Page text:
Amazon to open 3,000 brick-and-mortar stores by 2021

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There are plans to open six more by the end of the year, and up to 50 stores in 2019.

If Inc. proceeds with a plan to open 3,000 cashierless stores by 2021, it could cost as much as $3 billion, according to analysts at Morgan Stanley, but also signal a bigger push by one of the world's largest companies into the grocery business.

The report of new Amazon Go stores follows the opening of two new Amazon Go locations, in Seattle and Chicago, earlier this month. Two other stores, including the original Amazon Go, also have a small selection of groceries, making it more akin to a convenience store. After grabbing whatever your heart desires, customers then leave without stopping at a cashier as sensors detect what has been selected and later sends a bill. No queues, no waiting, it says.

According to a report, Amazon is considering opening 3,000 of its cashierless stores by 2021. The shares rose about 1 percent to $1,942.82 at 10:41 NY. With 3,000 stores to its name, Amazon would stand to take a sizable bite of that pie.

The first Amazon Go store in Seattle.

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This could be a reference to Kim's insistence that Trump promised he would declare the Korean War to be officially over. On Twitter, President Donald Trump called these developments "very exciting".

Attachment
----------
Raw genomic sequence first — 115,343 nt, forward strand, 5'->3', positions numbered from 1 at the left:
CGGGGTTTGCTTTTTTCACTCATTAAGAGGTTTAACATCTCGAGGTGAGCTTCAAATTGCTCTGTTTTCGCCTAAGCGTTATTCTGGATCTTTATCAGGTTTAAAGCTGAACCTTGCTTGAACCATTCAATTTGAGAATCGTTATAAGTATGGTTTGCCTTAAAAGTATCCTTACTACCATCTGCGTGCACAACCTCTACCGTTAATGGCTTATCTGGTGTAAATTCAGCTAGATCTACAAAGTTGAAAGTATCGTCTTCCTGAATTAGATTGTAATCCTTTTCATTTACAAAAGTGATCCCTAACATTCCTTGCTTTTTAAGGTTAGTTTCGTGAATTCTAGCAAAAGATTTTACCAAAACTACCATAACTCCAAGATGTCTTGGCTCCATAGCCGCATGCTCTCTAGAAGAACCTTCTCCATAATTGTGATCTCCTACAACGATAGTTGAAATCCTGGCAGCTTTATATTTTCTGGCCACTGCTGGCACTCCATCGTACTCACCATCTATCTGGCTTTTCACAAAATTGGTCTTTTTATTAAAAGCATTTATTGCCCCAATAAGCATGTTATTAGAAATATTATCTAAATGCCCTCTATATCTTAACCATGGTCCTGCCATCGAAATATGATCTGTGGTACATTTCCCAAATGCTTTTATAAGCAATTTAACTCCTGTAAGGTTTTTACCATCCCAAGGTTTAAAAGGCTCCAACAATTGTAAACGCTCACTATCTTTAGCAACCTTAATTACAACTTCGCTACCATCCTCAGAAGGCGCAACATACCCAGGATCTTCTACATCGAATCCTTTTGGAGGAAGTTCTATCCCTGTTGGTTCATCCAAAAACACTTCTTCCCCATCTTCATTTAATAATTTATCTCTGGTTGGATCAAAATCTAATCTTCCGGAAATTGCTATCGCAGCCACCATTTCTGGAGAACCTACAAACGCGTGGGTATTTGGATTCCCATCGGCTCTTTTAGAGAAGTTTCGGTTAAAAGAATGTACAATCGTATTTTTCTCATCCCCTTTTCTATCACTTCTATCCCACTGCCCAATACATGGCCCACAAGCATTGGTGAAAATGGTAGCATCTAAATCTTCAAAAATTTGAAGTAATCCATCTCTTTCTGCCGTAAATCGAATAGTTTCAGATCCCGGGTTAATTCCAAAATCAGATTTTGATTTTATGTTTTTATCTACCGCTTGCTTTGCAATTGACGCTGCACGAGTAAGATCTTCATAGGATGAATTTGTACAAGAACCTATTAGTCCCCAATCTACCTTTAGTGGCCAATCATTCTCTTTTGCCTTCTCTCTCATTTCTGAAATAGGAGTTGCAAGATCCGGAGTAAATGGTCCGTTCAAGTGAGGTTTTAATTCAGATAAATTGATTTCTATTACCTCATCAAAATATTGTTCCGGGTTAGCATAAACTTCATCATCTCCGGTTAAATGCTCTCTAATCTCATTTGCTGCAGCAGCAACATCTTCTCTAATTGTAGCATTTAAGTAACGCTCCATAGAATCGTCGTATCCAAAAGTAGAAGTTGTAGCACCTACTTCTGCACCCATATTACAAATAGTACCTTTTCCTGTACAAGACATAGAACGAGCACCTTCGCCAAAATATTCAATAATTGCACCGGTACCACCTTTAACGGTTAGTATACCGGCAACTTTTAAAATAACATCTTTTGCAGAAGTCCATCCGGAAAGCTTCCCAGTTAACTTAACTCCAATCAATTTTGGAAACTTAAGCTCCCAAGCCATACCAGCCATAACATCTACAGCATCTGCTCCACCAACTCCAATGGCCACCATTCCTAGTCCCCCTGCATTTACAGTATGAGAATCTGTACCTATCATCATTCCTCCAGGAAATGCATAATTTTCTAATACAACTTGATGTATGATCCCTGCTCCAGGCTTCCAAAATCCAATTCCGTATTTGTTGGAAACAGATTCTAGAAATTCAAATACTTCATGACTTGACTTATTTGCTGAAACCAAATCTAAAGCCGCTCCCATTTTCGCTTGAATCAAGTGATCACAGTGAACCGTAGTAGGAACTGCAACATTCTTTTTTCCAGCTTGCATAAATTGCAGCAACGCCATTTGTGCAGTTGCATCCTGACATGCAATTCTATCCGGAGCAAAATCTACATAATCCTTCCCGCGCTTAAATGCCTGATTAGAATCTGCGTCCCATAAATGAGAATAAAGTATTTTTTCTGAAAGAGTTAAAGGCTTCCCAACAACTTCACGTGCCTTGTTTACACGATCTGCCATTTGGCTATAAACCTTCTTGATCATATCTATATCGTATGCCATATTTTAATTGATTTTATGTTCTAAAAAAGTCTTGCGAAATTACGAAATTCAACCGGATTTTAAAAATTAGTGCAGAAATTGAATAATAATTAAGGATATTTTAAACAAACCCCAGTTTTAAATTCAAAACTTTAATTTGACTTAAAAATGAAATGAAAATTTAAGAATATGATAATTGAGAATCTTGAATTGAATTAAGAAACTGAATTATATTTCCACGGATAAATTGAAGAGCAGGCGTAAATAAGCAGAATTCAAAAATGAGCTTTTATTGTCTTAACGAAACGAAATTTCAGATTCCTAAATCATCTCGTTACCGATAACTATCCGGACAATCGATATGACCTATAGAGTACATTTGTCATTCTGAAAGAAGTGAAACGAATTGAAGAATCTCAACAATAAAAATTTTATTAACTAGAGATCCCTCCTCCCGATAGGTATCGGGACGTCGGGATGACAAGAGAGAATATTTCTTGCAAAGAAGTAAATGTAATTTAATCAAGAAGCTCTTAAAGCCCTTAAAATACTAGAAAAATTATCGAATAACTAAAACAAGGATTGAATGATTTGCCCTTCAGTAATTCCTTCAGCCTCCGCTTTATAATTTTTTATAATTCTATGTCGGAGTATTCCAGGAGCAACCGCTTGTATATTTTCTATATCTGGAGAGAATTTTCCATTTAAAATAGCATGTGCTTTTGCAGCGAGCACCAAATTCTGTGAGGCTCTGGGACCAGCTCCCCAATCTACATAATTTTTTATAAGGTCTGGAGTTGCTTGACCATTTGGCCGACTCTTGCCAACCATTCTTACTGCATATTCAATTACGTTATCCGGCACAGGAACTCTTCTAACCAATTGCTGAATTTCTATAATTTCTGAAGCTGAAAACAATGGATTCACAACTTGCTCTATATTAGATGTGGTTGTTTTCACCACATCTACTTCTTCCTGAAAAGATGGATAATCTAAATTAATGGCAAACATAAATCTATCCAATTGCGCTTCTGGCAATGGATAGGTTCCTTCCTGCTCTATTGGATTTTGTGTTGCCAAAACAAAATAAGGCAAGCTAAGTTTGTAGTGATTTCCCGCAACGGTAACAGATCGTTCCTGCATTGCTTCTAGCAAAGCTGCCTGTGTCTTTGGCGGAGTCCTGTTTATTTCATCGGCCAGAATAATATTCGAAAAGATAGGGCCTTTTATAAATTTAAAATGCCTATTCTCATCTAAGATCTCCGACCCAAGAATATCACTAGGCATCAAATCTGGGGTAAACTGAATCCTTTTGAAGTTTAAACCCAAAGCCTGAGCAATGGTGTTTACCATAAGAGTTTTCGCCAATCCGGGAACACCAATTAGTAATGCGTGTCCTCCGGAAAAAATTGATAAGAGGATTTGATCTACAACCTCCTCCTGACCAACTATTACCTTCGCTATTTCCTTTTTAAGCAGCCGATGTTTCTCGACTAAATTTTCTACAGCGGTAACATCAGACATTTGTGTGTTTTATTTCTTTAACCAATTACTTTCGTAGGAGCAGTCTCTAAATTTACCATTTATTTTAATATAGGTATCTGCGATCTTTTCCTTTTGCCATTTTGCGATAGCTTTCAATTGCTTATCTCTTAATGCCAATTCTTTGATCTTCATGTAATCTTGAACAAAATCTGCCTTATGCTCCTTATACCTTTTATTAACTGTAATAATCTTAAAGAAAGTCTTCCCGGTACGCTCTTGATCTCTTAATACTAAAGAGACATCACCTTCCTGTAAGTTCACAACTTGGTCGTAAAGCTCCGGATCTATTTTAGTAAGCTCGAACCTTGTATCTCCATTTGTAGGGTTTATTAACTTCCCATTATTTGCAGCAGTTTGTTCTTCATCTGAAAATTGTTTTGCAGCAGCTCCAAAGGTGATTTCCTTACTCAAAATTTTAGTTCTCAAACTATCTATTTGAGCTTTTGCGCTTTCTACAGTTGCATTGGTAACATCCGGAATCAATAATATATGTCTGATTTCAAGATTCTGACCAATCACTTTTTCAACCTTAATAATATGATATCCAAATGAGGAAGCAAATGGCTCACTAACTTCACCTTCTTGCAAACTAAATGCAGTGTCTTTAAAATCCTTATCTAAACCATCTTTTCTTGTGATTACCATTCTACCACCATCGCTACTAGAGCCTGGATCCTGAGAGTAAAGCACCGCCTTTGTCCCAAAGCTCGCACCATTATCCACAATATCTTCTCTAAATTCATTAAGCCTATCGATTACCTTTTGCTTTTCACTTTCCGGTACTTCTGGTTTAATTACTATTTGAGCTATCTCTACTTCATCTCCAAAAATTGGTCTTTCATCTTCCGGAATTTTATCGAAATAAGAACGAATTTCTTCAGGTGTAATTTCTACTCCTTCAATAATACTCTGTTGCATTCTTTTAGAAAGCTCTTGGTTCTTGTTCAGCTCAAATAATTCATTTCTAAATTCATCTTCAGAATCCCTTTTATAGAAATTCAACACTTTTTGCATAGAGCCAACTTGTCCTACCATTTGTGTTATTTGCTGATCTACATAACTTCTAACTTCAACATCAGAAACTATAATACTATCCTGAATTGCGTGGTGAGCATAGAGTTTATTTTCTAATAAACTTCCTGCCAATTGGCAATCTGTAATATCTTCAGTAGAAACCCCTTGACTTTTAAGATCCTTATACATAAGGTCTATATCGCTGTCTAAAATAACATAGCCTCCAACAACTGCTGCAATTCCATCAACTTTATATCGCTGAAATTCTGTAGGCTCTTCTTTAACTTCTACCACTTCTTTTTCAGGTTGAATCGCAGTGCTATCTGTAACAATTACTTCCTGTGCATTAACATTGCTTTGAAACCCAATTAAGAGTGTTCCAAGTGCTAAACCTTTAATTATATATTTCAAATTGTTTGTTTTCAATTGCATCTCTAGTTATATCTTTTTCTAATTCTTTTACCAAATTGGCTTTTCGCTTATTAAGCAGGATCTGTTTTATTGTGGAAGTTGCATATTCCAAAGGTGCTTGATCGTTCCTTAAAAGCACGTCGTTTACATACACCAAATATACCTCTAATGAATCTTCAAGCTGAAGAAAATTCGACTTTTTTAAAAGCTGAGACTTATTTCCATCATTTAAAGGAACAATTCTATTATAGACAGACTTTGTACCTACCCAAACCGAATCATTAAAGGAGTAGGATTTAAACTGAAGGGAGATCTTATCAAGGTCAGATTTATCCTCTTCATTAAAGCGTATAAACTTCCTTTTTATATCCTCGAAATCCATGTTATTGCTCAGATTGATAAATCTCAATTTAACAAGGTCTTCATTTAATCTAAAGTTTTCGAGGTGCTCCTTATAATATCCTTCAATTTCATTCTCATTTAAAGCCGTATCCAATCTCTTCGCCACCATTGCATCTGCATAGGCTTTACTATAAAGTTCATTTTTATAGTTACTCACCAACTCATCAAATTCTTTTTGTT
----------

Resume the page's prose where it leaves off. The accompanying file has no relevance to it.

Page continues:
Maybe "popping down to the Go for a quick bite" won't sound so odd by 2021. The first is on Amazon's campus in Seattle.

Amazon Go is basically a dream come true for introverts.

An Amazon representative told Business Insider the company does not comment on "rumours or speculation". Amazon's other brick-and-mortar initiatives include about 20 bookstores around the USA and the natural grocery chain Whole Foods Market, acquired a year ago. Though not giving a timetable or location details, Amazon also has confirmed plans to open Amazon Go outlets in San Francisco and New York City. Customers pick up what they want and are scanned and charged automatically, without having to wait in line for a cashier to physically handle their purchase. Since then, the company has opened two more Seattle sites and one in Chicago, and has confirmed plans for San Francisco and NY stores.

The surge in Amazon's advertising business is due, in part, to more people searching from the e-commerce site directly, instead of going through Google's search engine. Some of the most recent Amazon Go locations feature only the prepared-food section without a grocery selection.